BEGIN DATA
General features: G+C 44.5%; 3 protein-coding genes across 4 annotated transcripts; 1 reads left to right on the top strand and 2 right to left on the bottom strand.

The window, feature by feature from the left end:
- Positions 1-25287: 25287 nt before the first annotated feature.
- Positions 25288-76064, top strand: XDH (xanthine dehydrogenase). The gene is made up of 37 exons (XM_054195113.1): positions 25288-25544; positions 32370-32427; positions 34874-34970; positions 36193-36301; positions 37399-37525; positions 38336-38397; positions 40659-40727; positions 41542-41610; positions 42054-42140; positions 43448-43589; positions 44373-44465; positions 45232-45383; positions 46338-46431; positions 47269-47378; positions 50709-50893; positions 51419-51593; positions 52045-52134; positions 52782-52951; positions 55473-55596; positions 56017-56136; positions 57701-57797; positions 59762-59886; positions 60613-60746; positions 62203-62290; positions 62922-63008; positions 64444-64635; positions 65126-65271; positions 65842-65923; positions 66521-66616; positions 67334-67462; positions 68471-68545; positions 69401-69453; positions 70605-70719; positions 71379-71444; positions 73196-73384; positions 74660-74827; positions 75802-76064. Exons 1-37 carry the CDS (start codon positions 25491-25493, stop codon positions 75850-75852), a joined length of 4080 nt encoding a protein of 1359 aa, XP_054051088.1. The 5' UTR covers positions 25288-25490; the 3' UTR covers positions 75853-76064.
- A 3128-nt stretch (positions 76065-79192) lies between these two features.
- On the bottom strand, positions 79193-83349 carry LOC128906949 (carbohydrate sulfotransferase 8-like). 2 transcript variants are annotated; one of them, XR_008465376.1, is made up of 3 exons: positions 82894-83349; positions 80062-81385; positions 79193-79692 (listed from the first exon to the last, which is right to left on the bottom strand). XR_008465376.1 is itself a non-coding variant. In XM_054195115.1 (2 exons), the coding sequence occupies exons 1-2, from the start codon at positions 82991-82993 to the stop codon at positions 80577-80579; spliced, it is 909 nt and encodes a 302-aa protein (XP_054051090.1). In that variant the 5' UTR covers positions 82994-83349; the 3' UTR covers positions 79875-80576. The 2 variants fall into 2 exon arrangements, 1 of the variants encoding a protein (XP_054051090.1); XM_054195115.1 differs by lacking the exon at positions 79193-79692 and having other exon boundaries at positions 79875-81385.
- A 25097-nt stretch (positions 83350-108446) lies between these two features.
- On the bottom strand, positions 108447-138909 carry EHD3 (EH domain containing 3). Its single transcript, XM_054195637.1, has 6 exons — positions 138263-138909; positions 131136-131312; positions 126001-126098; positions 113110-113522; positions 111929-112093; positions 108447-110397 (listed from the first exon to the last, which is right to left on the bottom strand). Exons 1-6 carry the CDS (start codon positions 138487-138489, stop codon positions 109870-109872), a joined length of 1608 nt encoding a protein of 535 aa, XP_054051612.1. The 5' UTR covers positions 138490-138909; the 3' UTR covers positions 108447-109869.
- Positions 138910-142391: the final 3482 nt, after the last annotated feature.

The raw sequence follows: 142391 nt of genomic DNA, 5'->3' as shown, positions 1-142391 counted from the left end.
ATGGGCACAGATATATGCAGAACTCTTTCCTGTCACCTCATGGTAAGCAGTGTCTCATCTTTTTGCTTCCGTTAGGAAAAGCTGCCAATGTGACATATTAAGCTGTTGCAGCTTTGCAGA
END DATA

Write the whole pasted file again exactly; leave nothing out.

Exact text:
General features: G+C 44.5%; 3 protein-coding genes across 4 annotated transcripts; 1 reads left to right on the top strand and 2 right to left on the bottom strand.

The window, feature by feature from the left end:
- Positions 1-25287: 25287 nt before the first annotated feature.
- Positions 25288-76064, top strand: XDH (xanthine dehydrogenase). The gene is made up of 37 exons (XM_054195113.1): positions 25288-25544; positions 32370-32427; positions 34874-34970; positions 36193-36301; positions 37399-37525; positions 38336-38397; positions 40659-40727; positions 41542-41610; positions 42054-42140; positions 43448-43589; positions 44373-44465; positions 45232-45383; positions 46338-46431; positions 47269-47378; positions 50709-50893; positions 51419-51593; positions 52045-52134; positions 52782-52951; positions 55473-55596; positions 56017-56136; positions 57701-57797; positions 59762-59886; positions 60613-60746; positions 62203-62290; positions 62922-63008; positions 64444-64635; positions 65126-65271; positions 65842-65923; positions 66521-66616; positions 67334-67462; positions 68471-68545; positions 69401-69453; positions 70605-70719; positions 71379-71444; positions 73196-73384; positions 74660-74827; positions 75802-76064. Exons 1-37 carry the CDS (start codon positions 25491-25493, stop codon positions 75850-75852), a joined length of 4080 nt encoding a protein of 1359 aa, XP_054051088.1. The 5' UTR covers positions 25288-25490; the 3' UTR covers positions 75853-76064.
- A 3128-nt stretch (positions 76065-79192) lies between these two features.
- On the bottom strand, positions 79193-83349 carry LOC128906949 (carbohydrate sulfotransferase 8-like). 2 transcript variants are annotated; one of them, XR_008465376.1, is made up of 3 exons: positions 82894-83349; positions 80062-81385; positions 79193-79692 (listed from the first exon to the last, which is right to left on the bottom strand). XR_008465376.1 is itself a non-coding variant. In XM_054195115.1 (2 exons), the coding sequence occupies exons 1-2, from the start codon at positions 82991-82993 to the stop codon at positions 80577-80579; spliced, it is 909 nt and encodes a 302-aa protein (XP_054051090.1). In that variant the 5' UTR covers positions 82994-83349; the 3' UTR covers positions 79875-80576. The 2 variants fall into 2 exon arrangements, 1 of the variants encoding a protein (XP_054051090.1); XM_054195115.1 differs by lacking the exon at positions 79193-79692 and having other exon boundaries at positions 79875-81385.
- A 25097-nt stretch (positions 83350-108446) lies between these two features.
- On the bottom strand, positions 108447-138909 carry EHD3 (EH domain containing 3). Its single transcript, XM_054195637.1, has 6 exons — positions 138263-138909; positions 131136-131312; positions 126001-126098; positions 113110-113522; positions 111929-112093; positions 108447-110397 (listed from the first exon to the last, which is right to left on the bottom strand). Exons 1-6 carry the CDS (start codon positions 138487-138489, stop codon positions 109870-109872), a joined length of 1608 nt encoding a protein of 535 aa, XP_054051612.1. The 5' UTR covers positions 138490-138909; the 3' UTR covers positions 108447-109869.
- Positions 138910-142391: the final 3482 nt, after the last annotated feature.

The raw sequence follows: 142391 nt of genomic DNA, 5'->3' as shown, positions 1-142391 counted from the left end.
ATGGGCACAGATATATGCAGAACTCTTTCCTGTCACCTCATGGTAAGCAGTGTCTCATCTTTTTGCTTCCGTTAGGAAAAGCTGCCAATGTGACATATTAAGCTGTTGCAGCTTTGCAGA